WOMPS – Live A Little Less review

Born from the remnants of Algernon Doll, Glaswegian two piece WOMPS headed into the arms of legendary producer Steve Albini at the back end of last year to forge their debut album. The garage rock duo have now laid claim to sharing a stage with the likes of Speedy Ortiz, PAWS and Honeyblood, as well as having received support from NME Online, Rock Sound and BBC Radio 1, and are set to release their debut double A-side 7″ single in mid September on Damnably.

Premiered on Consequence of Sound and available to stream below, Live A Little Less is a raucous three and a half minute blast, with a punky wildness immersing itself in the riff and cymbal laden instrumentals. These instrumentals die into a waterfall of noise to support the skeleton of the track; distorted, determined vocals that keep themselves strong through spiraling, compelling, ear worm lyrics. There’s method in the madness.

You can stream Live A Little Less below.

White Reaper – White Reaper Does It Again review

tumblr_nmi6zt6bUo1txpsn4o1_1280It’s been a while since a decent blend of post-punk and garage rock appeared on the scene. Thankfully though, July 17th will see Kentucky-based punk outfit White Reaper release their infectious debut album, White Reaper Does It Again, via Polyvinyl Records. Having recieved some acclaim (from both NME and The Guardian) for their self-titled EP last year, you almost can feel the anticipation in the air as the release date closes in. Needless to say, White Reaper do not disappoint.

Opening track and lead single, Make Me Wanna Die, takes the form of a psychedelic track with bubblegum-punk vocals, similar to that of the infamous Joey Ramone. It’s a great start, kicking off the album with a Pistols-esque vibe and some riveting basslines, followed shortly by second single I Don’t Think She Cares. This doesn’t stray much from the first track, but has a much more commericalised presence on the album, playing the middle-man between classic punk rock and that Arctic Monkeys signature sound we’ve all come to either love or hate.

Pills and On Your Mind, on the other hand, has a remarkably distinct 21st century indie rock feel to it, with vocal work that could easily be matched with that of The Killers’ Brandon Flowers. But if that’s a turn off, I wouldn’t worry too much – Last 4th of July stays true to those infectious riffs, blasting us back into the late 70s, while Alone Tonight is more like a Ramones track than anything else on the record.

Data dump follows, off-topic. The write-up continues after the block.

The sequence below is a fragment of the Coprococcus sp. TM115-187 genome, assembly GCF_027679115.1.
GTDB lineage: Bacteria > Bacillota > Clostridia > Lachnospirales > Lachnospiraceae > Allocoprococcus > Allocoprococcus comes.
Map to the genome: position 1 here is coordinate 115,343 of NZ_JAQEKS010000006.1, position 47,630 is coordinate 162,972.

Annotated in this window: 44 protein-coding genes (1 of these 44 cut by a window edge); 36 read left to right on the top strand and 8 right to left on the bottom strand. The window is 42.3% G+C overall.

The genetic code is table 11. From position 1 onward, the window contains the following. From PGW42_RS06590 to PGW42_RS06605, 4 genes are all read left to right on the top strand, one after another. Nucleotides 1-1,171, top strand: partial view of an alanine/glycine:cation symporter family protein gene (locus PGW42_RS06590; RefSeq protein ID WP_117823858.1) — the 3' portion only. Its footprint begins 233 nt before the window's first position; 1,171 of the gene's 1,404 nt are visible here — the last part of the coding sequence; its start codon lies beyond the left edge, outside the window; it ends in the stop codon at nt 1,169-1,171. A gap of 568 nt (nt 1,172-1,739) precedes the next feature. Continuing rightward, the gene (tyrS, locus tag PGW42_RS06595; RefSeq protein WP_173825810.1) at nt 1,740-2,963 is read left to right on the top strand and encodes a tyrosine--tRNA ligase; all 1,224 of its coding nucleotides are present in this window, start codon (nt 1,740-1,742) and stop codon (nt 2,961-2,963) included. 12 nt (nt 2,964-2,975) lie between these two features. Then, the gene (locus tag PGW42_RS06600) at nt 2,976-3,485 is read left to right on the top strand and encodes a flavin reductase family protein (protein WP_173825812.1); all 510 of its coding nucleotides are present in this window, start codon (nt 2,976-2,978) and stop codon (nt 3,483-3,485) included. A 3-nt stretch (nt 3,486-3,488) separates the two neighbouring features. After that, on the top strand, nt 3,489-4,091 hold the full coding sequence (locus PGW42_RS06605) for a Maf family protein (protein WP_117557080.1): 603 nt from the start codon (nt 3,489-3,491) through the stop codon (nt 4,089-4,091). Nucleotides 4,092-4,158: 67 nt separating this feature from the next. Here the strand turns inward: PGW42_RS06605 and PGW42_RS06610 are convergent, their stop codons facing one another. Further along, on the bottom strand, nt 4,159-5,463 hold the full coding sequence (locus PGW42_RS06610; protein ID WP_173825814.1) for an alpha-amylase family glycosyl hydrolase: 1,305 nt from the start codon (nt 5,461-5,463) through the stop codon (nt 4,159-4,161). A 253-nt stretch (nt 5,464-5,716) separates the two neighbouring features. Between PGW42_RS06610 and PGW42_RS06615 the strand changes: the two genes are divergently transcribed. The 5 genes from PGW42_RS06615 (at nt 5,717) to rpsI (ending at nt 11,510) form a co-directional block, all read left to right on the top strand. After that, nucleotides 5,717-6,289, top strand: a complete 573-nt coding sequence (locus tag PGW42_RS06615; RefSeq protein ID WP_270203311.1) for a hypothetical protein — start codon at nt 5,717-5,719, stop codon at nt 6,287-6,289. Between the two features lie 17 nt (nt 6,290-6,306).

Unfortunately, almost every record had that one track you should probably avoid. In White Reaper’s case, this is Candy, with its melodies sitting closely next to various rock-does-Christmas songs – perhaps a little too cheesy for this record? However, Sheila soon makes up for this though, with vocalist Tony resembling something close to Johnny Rotten. Either way, we’re not complaining, and it’s bloody good to hear a voice like this again.

Next up, and probably the best track on this record (and perhaps one of the best track I’ve heard so far this year), is the fantastic Friday the 13th. I mentioned that ‘Brandon Flowers meets punk rock’ vibe earlier, but this track takes it to a whole new level. Friday the 13th takes verything you could possibly expect from a massive Killers track, and smashes it together with some gritty vocals, anthemic riffs and messy drums. Impressive work.

Wolf Trap Hotel takes us back to the Pistols-esque atmosphere or classic, 70s punk rock, while Don’t You Think I Know sees the White Stripes meet The Undertones with chanty vocals and catchy indie riffs. The record closes with BTK, the track that occupies the middle ground between the Ramones’ grungy bubblegum punk and today’s heartfelt pop punk. Good and bad point combined, White Reaper Does It Again is exactly what the punk scene needs right now.

Listen to Make Me Wanna Die here:

Argonaut – Try Review

Channeling all forms of 90’s grunge and rock influences from Sonic Youth, Hole and The Pixies, Argonaut are releasing their sophomore album Try through Criminal Records after taking a long time in the making.

Guitar-driven music that wouldn’t sound out of place on the Scott Pilgrim Vs. The World soundtrack, songs like third track You Guys deliver The Blue Album era Weezer garage rock guitar work, that carries on rolling out the punches opener TV subjects the listener to.

Channelling Metric-like vocals while still keeping a firm hold of that Kim Gordon (Sonic Youth) punk attitude. The vocal duties shared between main vocalist Lorna and guitarist/backing vocalist Nathan is nostalgic of Sonic Youth’s Daydream Nation album and the vocals shared by Gordon and Thurston Moore, but are still free to experiment with their emotive brand of charming post-rock grunge.

Try follows on from big hitters on the debut, Garbage and The Pixies-influenced Touch Electric and More Life bleed into songs like Seven; Lorna’s presence gives the band a ‘Riot Grrrl’ atmosphere that is easy to tap into and enjoy the adrenaline kick.

Yawn experiments further the emotions and sound of Argonaut’s style, slowing down the tempo but not losing attitude as a perfect intro to seven-minute super-song September which is almost like listening to a completely different band. Lorna and keyboardist Abbey harmonious their voices together to a youthfully high standard lauded with dreamy passion and shoegaze-influenced amounts of guitar effects. September is grander and more atmospheric than many of the songs on the album; further proof of the diversity of Argonaut’s music.

Never Sleep is calmer, slowing down the youthfulness of the record and producing a maturity in the songwriting that is unexpected. Stylishly mixing strings underneath fuzzy guitars finishes the album on a high note.

You can stream or pre-order Try on Bandcamp.